Negative phototropism is the tendency for certain parts of plants to grow away from light. Roots often demonstrate this characteristic, causing them to grow deeper into the soil so that they are able to tap into the moisture and nutrients that support the plant.
Plant parts respond with both positive and negative phototropism. Just as the roots grow away from light, leaves grow toward it. Leaves display positive phototropism. If nature disrupts the orientation of the plant, these characteristic helps it to re-establish itself, within certain limits, in a way that allows the leaves to collect the most sunlight for photosynthesis and the roots to continue to provide the needs of the plant, increasing the chances of survival.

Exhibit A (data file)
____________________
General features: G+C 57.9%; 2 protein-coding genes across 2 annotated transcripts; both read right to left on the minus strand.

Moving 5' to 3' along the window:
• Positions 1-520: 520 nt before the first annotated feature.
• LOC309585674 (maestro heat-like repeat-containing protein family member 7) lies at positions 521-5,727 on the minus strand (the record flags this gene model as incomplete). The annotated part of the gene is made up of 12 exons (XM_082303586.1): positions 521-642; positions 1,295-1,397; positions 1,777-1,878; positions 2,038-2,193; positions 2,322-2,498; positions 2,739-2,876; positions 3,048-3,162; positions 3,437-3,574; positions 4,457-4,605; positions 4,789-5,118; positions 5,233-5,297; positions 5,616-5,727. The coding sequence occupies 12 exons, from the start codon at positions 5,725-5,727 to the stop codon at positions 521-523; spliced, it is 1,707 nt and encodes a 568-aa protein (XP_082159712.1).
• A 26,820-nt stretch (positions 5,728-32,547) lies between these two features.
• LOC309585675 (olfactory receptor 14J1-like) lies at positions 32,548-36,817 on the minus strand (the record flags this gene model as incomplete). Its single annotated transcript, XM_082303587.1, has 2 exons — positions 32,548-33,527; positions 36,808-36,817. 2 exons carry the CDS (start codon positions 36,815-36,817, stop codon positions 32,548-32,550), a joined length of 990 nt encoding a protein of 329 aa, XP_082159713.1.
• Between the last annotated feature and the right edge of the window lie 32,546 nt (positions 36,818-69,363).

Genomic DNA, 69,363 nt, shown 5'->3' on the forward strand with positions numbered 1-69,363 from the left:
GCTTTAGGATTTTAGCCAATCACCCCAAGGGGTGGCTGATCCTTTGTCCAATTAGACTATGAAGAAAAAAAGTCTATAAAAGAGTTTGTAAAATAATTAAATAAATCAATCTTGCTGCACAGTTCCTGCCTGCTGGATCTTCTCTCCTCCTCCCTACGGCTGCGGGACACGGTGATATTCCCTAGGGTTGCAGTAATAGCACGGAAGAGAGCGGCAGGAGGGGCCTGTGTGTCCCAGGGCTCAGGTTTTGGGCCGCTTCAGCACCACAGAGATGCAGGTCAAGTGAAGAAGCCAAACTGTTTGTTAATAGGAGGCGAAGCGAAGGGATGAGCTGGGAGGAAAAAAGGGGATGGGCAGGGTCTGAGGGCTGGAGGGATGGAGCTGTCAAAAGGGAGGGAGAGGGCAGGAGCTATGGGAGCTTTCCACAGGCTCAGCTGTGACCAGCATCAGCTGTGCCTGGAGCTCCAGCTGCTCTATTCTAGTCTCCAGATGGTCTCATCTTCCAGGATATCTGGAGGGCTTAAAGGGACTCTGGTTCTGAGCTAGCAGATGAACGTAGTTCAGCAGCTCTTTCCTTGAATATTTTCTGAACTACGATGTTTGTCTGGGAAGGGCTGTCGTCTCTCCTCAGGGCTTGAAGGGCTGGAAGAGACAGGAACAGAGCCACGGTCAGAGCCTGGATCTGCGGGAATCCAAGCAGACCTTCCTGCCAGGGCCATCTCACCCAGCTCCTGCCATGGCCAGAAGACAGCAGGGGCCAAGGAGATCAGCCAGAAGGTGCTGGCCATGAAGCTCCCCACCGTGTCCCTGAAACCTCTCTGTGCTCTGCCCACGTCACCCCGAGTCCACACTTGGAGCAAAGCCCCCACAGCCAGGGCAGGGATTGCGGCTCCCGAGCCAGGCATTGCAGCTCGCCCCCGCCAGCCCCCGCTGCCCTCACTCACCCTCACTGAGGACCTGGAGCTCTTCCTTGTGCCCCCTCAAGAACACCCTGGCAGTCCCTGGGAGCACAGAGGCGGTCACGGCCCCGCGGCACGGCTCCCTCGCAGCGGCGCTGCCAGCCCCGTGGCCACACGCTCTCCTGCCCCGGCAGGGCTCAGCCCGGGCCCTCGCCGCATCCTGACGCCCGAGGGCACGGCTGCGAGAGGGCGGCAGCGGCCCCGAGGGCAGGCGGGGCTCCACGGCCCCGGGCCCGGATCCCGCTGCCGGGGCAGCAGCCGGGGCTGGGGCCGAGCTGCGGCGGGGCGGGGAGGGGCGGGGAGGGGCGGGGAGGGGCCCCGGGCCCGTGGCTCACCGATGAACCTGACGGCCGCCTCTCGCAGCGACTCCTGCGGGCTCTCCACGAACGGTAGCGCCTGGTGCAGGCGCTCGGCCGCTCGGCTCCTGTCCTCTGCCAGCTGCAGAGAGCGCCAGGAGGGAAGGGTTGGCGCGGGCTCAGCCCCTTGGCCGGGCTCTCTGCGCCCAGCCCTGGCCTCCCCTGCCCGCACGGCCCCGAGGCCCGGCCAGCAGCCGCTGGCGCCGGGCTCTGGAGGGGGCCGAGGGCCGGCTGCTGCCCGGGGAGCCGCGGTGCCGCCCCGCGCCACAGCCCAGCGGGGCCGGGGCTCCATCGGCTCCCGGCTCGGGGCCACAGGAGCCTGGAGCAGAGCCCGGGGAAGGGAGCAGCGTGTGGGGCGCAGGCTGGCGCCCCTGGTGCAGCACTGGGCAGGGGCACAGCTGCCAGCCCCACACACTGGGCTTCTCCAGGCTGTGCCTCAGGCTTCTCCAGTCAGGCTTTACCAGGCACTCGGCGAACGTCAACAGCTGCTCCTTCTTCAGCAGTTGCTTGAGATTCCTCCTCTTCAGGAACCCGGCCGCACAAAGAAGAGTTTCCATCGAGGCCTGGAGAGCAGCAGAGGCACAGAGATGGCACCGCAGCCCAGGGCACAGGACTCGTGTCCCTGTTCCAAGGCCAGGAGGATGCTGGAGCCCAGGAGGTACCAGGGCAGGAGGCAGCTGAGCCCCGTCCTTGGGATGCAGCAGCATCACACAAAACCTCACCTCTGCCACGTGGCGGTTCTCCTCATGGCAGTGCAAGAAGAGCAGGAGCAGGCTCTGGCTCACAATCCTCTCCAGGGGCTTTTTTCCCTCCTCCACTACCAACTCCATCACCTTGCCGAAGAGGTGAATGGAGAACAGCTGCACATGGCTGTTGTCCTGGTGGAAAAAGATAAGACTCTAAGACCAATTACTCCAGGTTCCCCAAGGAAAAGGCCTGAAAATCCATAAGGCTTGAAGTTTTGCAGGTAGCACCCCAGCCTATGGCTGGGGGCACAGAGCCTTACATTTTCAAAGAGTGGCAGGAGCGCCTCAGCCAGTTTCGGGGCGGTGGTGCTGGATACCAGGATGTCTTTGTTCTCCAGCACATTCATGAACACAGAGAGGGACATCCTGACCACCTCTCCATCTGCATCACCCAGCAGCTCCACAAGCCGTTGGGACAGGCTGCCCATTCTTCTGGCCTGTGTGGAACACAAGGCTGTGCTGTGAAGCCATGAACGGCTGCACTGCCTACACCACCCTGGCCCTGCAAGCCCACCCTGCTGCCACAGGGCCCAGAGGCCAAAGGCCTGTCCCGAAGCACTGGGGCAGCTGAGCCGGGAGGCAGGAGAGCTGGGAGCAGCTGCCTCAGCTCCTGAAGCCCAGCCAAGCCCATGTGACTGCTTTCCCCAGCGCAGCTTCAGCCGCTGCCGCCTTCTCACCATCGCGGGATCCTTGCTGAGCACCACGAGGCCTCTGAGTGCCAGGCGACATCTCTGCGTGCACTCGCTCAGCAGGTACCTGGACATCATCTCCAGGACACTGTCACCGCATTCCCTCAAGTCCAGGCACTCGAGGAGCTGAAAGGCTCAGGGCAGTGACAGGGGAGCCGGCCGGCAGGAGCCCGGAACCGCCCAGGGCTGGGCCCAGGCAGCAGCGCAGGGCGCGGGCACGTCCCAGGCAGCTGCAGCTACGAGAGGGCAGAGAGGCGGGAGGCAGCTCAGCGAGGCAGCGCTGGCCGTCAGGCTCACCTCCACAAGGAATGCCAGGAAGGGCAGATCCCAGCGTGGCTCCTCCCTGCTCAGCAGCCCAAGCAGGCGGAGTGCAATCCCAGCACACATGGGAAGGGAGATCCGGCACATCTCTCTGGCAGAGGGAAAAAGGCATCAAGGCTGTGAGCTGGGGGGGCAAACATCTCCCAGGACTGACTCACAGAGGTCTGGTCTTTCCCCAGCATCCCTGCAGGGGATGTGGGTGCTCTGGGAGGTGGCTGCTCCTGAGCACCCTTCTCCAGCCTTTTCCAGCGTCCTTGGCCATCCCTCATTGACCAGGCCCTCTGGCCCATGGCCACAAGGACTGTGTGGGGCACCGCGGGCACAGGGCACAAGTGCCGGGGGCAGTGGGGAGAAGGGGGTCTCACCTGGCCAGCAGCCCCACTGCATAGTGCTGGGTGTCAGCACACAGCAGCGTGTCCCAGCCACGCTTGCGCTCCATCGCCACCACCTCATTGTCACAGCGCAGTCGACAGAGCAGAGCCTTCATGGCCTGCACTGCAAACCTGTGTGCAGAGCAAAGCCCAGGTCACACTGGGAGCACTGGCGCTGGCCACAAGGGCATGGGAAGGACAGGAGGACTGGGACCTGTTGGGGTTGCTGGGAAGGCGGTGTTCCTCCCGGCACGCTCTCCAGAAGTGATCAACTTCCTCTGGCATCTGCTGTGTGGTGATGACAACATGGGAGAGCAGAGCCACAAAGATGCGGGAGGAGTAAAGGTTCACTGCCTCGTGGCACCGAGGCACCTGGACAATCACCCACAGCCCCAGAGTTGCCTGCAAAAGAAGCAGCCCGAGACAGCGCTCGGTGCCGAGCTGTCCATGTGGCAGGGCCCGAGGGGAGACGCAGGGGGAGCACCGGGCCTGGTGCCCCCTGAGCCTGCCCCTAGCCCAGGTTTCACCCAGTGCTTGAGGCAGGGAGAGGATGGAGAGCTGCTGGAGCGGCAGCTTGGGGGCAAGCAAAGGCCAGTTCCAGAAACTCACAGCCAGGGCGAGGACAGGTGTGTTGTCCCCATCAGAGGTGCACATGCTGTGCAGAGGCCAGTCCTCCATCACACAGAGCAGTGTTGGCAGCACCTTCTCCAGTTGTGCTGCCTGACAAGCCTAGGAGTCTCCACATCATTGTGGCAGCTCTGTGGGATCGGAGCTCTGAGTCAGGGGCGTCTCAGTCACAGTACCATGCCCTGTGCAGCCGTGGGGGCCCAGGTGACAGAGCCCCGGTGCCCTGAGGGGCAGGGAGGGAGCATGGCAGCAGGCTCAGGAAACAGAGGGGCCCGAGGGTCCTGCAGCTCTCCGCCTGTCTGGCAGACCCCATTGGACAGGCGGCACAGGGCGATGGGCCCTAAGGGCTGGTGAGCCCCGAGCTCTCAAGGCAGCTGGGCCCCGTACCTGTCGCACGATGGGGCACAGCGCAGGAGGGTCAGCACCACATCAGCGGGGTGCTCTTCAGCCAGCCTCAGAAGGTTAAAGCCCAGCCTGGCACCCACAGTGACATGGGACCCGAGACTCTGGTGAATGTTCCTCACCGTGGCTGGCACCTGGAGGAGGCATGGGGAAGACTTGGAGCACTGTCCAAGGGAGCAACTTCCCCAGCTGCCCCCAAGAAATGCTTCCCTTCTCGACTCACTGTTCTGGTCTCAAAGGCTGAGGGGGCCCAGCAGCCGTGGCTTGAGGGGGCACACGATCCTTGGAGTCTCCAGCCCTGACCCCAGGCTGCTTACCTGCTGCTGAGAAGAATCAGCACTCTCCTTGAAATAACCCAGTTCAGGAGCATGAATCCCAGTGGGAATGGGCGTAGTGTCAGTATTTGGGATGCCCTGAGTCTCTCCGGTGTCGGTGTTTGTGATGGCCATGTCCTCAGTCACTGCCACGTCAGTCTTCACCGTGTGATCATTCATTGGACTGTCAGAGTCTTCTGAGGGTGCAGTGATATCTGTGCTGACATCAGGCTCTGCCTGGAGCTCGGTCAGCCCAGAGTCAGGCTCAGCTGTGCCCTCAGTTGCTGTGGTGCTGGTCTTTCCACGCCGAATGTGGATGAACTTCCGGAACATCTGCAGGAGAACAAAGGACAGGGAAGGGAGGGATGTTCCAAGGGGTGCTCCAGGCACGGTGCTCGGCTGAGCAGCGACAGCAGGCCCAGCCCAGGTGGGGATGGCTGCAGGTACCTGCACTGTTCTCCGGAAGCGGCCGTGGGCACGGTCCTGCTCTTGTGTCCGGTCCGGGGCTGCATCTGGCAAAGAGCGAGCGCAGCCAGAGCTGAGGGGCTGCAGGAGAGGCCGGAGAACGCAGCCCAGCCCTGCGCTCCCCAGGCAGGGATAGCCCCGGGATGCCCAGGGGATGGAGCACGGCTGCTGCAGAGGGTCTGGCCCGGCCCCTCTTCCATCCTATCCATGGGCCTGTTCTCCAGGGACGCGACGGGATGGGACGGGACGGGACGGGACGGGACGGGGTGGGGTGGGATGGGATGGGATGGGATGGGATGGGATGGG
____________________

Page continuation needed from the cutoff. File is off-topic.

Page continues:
Plants respond to light using molecules within the plant cells. These receptors respond to blue light changing the direction of plant growth through a series of steps. The production of the hormone auxin takes part in the steps. In positive phototropism, auxin moves to the darker side of the plant stem and cause the cells there to elongate, turning the stem toward the light.
Gravitropism also affects plant growth. Most plant roots grow toward gravity with positive gravitropism while their leaves grow away from gravity with negative gravitropism.